- Child killed, 4 injured in Idaho elementary school bus crash
- Obama downplays IRS scandal, blames Obamacare rollout on ‘outdated’ agencies
- Pregnancies decline overall, up among older women
- Pentagon plans to destroy Syrian chemical arms on ship at sea
- Paris Metro issues ‘politeness manual’ to improve passengers’ behavior
- Justin Bieber, crew detained at Australian airport in drug search
- Lee Rigby trial: Muslim who machete-hacked soldier calls it ‘humane’ kill
- GM ending Chevy sales in Europe to focus on Opel and Vauxhall
- Putin’s diplomats to U.S. busted for living high life off $1.5M bilked from Medicaid
- Happy Meal: Couple goes to McDonald’s, leaves with bag packed with cash
Anti-drug task force hobbled by budget cuts
Says 38 tons of cocaine will slip by undetected
About 38 tons of cocaine will slip past Navy and Coast Guard vessels and into the U.S. this year because of across-the-board Pentagon budget cuts, the leader of a drug-interdiction task force says.
"Sequestration has impacted our capabilities," said Navy Rear Adm. Charles D. Michel, director of Joint Interagency Task Force South, based in Key West, Fla. "Our current projection is that an additional 38 tons of cocaine will get past us."
The task force uses Navy and Coast Guard ships and aircraft as it works with Latin American countries to identify and intercept vessels smuggling cocaine into the U.S.
But the Navy's 4th Fleet, which is based in Mayport, Fla., and provides ships for the task force, "currently has no vessels assigned to the counter-drug mission," fleet spokesman Lt. Cmdr. Corey Barker said.
Without the 4th Fleet's resources, capturing smuggled cocaine before it reaches land will be much harder, Adm. Michel said.
"Once it gets on land, it's broken into much smaller packages and becomes harder to interdict," he said.
Last year, the task force seized 152 tons of cocaine — more than four times the 36 tons captured by all other federal, state and local law enforcement agencies in the U.S. in 2012.
The task force's seizures accounted for about 40 percent of all the cocaine seized by law enforcement globally.
Task force vessels usually patrol the Caribbean, Gulf of Mexico and eastern Pacific to intercept smugglers' vessels that range from speedboats to submarines.
Adm. Michel is close-mouthed about the intelligence assets the task force deploys, saying they range from signals interception and surveillance to human intelligence, such as tips from informants. Analysts combine intelligence from all sources, including foreign partners, to identify potential targets.
"Only the Department of Defense can do that," the admiral said.
The Pentagon is cutting $46 billion from its budget this year under the automatic, across-the-board spending reduction plan called sequestration, and faces about $500 billion in spending cuts over the next decade.
Smugglers' use of submarines highlights the lengths to which drug cartels are able to go to deliver cocaine to the U.S.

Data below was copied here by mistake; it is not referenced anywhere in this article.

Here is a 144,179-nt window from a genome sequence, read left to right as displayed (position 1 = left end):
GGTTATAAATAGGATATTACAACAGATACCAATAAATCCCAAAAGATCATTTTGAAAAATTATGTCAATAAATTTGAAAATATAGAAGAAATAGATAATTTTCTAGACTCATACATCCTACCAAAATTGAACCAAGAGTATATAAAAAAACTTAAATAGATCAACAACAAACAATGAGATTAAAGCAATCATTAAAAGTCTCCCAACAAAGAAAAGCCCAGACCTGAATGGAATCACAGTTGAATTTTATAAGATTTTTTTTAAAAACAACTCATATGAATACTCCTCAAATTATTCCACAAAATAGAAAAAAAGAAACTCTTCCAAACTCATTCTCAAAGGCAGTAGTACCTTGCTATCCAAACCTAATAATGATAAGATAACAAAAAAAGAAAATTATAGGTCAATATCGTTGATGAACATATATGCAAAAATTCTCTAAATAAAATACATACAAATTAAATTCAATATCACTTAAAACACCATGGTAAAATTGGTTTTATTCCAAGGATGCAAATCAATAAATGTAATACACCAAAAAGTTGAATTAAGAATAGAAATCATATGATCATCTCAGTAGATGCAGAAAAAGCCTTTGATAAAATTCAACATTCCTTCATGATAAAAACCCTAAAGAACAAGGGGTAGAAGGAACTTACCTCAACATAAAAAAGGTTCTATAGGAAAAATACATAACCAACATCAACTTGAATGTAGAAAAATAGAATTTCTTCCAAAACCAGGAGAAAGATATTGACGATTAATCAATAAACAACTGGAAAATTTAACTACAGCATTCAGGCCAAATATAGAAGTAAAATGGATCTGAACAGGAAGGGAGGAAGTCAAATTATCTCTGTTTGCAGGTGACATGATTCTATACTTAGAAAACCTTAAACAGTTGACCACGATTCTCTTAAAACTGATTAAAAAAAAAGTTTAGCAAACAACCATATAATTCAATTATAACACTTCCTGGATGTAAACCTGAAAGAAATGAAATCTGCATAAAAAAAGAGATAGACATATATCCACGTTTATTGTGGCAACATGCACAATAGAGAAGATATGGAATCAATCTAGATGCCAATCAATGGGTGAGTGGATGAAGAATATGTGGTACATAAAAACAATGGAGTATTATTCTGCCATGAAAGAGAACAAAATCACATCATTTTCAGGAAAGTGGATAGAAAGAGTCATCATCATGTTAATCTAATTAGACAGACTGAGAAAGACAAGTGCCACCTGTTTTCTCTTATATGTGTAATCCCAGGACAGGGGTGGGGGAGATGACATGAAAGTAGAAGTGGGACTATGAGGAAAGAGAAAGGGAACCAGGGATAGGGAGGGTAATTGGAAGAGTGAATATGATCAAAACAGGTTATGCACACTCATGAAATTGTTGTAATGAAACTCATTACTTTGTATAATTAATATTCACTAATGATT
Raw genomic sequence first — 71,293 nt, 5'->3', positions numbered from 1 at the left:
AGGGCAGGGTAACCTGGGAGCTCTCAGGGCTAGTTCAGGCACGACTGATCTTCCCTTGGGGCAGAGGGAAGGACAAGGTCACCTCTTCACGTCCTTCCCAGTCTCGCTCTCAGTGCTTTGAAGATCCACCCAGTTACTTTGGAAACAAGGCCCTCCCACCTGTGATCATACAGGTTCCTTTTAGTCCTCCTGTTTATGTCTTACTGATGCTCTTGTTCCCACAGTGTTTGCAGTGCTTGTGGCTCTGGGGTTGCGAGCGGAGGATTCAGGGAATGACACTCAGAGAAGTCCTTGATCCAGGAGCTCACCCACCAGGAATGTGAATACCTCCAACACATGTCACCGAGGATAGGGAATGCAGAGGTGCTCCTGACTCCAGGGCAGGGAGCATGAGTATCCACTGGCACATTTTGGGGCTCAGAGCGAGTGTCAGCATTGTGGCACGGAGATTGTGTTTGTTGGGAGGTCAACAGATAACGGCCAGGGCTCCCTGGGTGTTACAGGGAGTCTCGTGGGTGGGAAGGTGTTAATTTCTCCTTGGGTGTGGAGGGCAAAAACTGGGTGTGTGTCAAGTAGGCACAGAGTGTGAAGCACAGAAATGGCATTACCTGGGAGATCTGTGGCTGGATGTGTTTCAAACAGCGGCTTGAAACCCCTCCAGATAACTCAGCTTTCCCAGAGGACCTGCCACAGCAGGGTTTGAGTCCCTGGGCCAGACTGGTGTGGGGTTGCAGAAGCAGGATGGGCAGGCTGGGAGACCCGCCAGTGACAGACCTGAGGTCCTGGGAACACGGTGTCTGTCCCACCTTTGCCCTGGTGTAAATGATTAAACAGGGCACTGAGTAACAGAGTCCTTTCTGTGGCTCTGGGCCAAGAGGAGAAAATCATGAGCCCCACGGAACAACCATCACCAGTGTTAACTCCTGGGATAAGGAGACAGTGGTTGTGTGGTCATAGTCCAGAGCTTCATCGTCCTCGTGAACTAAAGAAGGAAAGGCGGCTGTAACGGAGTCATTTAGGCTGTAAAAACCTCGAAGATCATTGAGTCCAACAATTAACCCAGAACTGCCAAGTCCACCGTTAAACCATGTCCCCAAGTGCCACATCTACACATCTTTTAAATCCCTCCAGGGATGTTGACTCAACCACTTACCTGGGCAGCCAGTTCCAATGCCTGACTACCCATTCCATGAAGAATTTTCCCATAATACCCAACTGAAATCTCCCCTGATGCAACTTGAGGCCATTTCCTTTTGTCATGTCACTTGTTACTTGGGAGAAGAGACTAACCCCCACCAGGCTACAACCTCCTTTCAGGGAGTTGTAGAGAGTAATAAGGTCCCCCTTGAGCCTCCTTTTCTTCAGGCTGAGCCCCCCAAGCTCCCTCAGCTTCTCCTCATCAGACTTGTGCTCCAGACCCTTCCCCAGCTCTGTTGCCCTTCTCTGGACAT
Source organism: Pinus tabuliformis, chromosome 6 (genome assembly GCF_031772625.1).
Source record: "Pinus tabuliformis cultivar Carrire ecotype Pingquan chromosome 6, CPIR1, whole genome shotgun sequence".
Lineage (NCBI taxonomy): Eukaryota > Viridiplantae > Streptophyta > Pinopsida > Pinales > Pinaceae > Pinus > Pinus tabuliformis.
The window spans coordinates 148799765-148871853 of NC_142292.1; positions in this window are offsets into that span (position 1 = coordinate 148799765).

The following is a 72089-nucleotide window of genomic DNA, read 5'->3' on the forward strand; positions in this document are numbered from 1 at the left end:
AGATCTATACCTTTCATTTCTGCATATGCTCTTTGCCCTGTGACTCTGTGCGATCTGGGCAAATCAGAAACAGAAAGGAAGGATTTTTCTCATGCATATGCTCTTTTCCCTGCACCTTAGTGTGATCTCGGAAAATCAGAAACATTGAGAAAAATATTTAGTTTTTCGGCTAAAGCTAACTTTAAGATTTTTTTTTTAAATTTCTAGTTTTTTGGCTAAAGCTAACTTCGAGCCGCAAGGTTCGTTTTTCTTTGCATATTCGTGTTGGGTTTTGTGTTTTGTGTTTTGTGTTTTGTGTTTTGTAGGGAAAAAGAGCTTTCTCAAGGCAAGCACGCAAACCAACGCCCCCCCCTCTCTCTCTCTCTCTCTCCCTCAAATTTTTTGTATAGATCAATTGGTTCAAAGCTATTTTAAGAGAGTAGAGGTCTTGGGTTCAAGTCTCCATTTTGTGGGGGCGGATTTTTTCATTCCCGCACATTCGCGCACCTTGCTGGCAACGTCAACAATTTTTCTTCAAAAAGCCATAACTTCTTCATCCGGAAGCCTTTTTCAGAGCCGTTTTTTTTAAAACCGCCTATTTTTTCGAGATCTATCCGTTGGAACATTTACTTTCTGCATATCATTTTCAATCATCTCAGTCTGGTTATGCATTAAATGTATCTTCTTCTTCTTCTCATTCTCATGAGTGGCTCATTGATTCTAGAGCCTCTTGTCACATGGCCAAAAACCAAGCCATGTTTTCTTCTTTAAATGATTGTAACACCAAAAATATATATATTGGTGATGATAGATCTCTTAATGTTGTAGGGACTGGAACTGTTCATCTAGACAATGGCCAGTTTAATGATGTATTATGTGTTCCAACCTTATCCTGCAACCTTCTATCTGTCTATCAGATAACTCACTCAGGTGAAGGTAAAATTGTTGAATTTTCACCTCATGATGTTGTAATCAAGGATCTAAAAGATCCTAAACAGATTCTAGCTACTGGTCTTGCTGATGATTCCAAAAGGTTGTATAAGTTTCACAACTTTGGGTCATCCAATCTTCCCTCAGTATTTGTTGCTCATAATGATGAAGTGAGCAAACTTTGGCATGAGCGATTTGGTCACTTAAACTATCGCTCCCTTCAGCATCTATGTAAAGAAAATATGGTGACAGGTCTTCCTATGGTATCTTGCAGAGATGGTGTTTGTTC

"This is an $85 billion a year trade," Adm. Michel said, noting that the money flows to drug traffickers in the three countries that produce the world's cocaine — Peru, Bolivia and Colombia.
Drug cartels have "many of the capabilities of a nation state," he said. "I'm not aware of any law enforcement agency with an anti-submarine capability."
Coast Guard officers, who have military and law enforcement authority serve on Navy frigates and their own vessels, and can arrest smugglers and seize their vessels and cargo.
The sequester, along with the Navy's decision to expedite the decommissioning of its frigates, has left the task force without the ships it needs, the admiral said, adding that there are many demands on Navy resources.
"It's not just all about the money," he said. "This is a very complicated and daunting problem."
© Copyright 2013 The Washington Times, LLC. Click here for reprint permission.
About the Author
Shaun Waterman is an award-winning reporter for The Washington Times, covering foreign affairs, defense and cybersecurity. He was a senior editor and correspondent for United Press International for nearly a decade, and has covered the Department of Homeland Security since 2003. His reporting on the Sept. 11 Commission and the tortuous process by which some of its recommendations finally became ...
- Britain eyes new powers to thwart Islamic extremists
- In global op, feds help seize websites selling fake goods
- Privacy board springs to life after NSA revelations
- Morocco trains 500 imams to counter spread of radical Islam
- Rice promises 'progressive' Asia tilt on women's rights, climate change
Latest Blog Entries
Why such hatred toward America's freedom of religion?
- 'Hunger Games' delivers Obama's message on income inequality: liberal group
- Activists urge Obama to go rogue, sidestep Congress
- PRUDEN: British press horrified as London's new mayor dares to proclaim the truth
- Hack attack: 2 million Facebook, Twitter passwords stolen
- Inside China: Nuclear submarines capable of widespread attack on U.S.
- NAPOLITANO: Pope Francis should be saving souls, not pocketbooks
- Blast of winter weather heads to D.C. area
- GOP launches candidate training: How to talk to women
- Russian diplomats busted bilking $1.5 million from Medicaid
- CARSON: Getting to the top by starting at the bottom
Independent voices from the The Washington Times Communities
Criticism may not be agreeable, but it is necessary. It fulfills the same function as pain in the human body. It calls attention to an unhealthy state of things.
Understanding economic events with a free market explanation
John Wood illustrates a new American politics, and the path to get there.
Interviews and show reviews from the Los Angeles punk scene past and present. Los Angeles has always been rich in punk rock talent since punk rock was born.
White House pets gone wild!